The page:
And so we come to the biggest point of contention for the HTC One (M8): the rear camera. HTC claims that this time round, there’s a new UltraPixel sensor which does away with that annoying purple tint issue that plagued the previous flagship, and with the new depth sensor (which together forms what HTC calls Duo Camera) this year’s camera will finally live up to the hype that HTC was willing to put its reputation on the line for. Twice.
As before, images are still washed out, and bright sources of light in the frame flare or bleed out in a way that just does not reflect the actual scene. And worse, it happens both in good and low-light conditions.
This strangely cool tint has appeared twice now, both in our earlier camera test with the Galaxy S5 and again here.
That’s before we even mention the resolving power of the sensor. Because the individual pixels are much larger than normal, the sensor itself totals a meagre 4MP. As a result, images shot on the HTC One are only fit for social media sharing and nothing more. The low resolution really counts against the One, both in close-up and landscape shots.
And that’s really a pity, because with the new depth sensor, this smartphone is capable of some pretty cool things. Sure, they can be considered as gimmicks, but the UFocus feature really stands out above the rest. A common theme among 2014 Android smartphones, UFocus allows you to refocus an image after it has been taken. While the other Android smartphones (and Nokia’s Refocus app) all lets you do the same thing without a secondary depth sensor, UFocus wins hands down both in its ease of use and resulting images.
With the exception of Nokia’s Refocus, only UFocus allows users to tap anywhere on the image and have it shift focus to exactly that point in the frame. It’s extremely intuitive to use, and only possible due to the additional information acquired by the depth sensor.
Unfortunately, not many would know this simply because HTC shot themselves in the foot once more with the UltraPixel camera. It says a lot when the front-facing camera has a larger megapixel count (5MP, and its wide-angle sensor takes pretty decent images) than the rear, UltraPixel or not.
Previously, it was always a two-horse race between HTC and Samsung to the throne of “Best Android Smartphone”, and while HTC may be the critics’ choice every time, Samsung flagship smartphones have consistently sold better. So much better, that the appropriate term for it is “a trashing”.
This year, it’s a little bit different. Sony’s 2013 showing proved that its Xperia Z1 smartphone was just as capable a smartphone as any other flagship Android smartphone, and the 2014 succesor – the Xperia Z2 – further refines Sony’s winning formula. Suddenly, even being second-best is proving a challenge. The new HTC One (M8) is now up against both its bitter rivals, the Samsung Galaxy S5, and the up-and-coming pretender, the Sony Xperia Z2.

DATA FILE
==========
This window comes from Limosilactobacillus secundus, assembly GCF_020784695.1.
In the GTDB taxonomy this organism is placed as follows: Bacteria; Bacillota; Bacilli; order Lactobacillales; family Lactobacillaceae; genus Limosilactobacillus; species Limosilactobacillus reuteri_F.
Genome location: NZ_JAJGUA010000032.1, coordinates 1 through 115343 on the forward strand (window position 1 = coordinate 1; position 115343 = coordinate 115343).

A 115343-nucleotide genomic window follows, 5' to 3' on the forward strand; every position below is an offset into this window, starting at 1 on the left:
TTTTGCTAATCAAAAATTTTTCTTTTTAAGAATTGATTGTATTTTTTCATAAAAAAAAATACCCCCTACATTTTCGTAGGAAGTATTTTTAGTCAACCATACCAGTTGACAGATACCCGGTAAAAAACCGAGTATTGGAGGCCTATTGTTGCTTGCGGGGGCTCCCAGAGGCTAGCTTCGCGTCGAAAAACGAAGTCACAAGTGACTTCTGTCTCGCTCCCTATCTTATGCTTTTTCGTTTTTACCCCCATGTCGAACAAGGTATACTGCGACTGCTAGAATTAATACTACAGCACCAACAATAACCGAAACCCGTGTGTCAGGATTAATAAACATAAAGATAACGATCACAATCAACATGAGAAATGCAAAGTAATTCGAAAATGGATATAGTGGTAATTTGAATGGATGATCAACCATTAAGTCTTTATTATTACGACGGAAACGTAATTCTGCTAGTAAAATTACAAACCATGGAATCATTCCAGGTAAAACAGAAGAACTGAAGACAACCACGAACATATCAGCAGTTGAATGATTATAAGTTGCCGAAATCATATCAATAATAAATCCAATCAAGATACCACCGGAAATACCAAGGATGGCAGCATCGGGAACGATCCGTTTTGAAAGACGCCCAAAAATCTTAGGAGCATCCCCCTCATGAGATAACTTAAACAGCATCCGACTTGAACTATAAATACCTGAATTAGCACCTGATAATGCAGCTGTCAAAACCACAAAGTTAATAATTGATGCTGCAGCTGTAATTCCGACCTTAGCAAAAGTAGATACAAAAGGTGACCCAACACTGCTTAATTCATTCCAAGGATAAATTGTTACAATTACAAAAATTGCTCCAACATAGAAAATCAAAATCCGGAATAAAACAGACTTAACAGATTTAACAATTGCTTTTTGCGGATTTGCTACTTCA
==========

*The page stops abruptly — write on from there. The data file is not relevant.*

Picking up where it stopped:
With so little to separate these three (a quick look at our hardware comparison table will show you exactly why), the success of the HTC One (M8) will ultimately depend upon the little things. You know, things like availability and how quickly they can get it to eager customers’ hands.
With the HTC One (M8), HTC stuck to its guns and refined what it believed to be the best Android smartphone of 2013. In many ways, they succeeded: the new One improved upon almost every aspect that failed 2013’s flagship. HTC packed the all-new One with the most powerful hardware available, toned down its Sense skin, and made it look even better than before. Even the new ad with Gary Oldman is winning the Internet.
This could have been the perfect Android smartphone. But it isn’t.
The one stumbling block is, quite frankly, the UltraPixel camera. When your smartphone camera consistently is able to only deliver images that are only good for sharing on social media, you’d really tend to consider other, lesser smartphones that offer a better camera experience. And that’s such a pity, because you can see the amount of hard work that goes into the design and manufacturing of the HTC One M8.
They say that in football, hard work and tenacity paired with technique and finesse will win you the game. They also say that the better team doesn’t always win.